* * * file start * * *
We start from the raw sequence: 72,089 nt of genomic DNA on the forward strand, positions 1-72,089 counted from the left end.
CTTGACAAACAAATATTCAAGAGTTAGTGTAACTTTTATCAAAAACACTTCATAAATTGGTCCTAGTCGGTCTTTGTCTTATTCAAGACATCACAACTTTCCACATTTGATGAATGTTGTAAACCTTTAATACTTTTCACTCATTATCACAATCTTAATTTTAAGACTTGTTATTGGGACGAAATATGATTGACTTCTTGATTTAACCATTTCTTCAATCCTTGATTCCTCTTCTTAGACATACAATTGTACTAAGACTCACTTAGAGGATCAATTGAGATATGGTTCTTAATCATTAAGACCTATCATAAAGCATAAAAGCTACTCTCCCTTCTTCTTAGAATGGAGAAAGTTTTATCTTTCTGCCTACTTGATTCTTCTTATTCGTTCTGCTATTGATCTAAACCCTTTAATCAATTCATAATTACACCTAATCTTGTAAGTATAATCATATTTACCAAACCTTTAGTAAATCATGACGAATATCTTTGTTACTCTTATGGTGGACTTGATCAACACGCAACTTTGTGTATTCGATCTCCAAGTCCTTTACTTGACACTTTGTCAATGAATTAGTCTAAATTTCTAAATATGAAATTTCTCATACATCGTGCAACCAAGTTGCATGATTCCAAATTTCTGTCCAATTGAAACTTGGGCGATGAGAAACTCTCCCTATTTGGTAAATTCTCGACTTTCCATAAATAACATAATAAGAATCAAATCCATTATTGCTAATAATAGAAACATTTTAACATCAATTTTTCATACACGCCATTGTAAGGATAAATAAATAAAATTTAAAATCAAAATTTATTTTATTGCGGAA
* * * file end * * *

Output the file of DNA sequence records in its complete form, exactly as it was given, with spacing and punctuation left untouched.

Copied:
We start from the raw sequence: 72,089 nt of genomic DNA on the forward strand, positions 1-72,089 counted from the left end.
CTTGACAAACAAATATTCAAGAGTTAGTGTAACTTTTATCAAAAACACTTCATAAATTGGTCCTAGTCGGTCTTTGTCTTATTCAAGACATCACAACTTTCCACATTTGATGAATGTTGTAAACCTTTAATACTTTTCACTCATTATCACAATCTTAATTTTAAGACTTGTTATTGGGACGAAATATGATTGACTTCTTGATTTAACCATTTCTTCAATCCTTGATTCCTCTTCTTAGACATACAATTGTACTAAGACTCACTTAGAGGATCAATTGAGATATGGTTCTTAATCATTAAGACCTATCATAAAGCATAAAAGCTACTCTCCCTTCTTCTTAGAATGGAGAAAGTTTTATCTTTCTGCCTACTTGATTCTTCTTATTCGTTCTGCTATTGATCTAAACCCTTTAATCAATTCATAATTACACCTAATCTTGTAAGTATAATCATATTTACCAAACCTTTAGTAAATCATGACGAATATCTTTGTTACTCTTATGGTGGACTTGATCAACACGCAACTTTGTGTATTCGATCTCCAAGTCCTTTACTTGACACTTTGTCAATGAATTAGTCTAAATTTCTAAATATGAAATTTCTCATACATCGTGCAACCAAGTTGCATGATTCCAAATTTCTGTCCAATTGAAACTTGGGCGATGAGAAACTCTCCCTATTTGGTAAATTCTCGACTTTCCATAAATAACATAATAAGAATCAAATCCATTATTGCTAATAATAGAAACATTTTAACATCAATTTTTCATACACGCCATTGTAAGGATAAATAAATAAAATTTAAAATCAAAATTTATTTTATTGCGGAA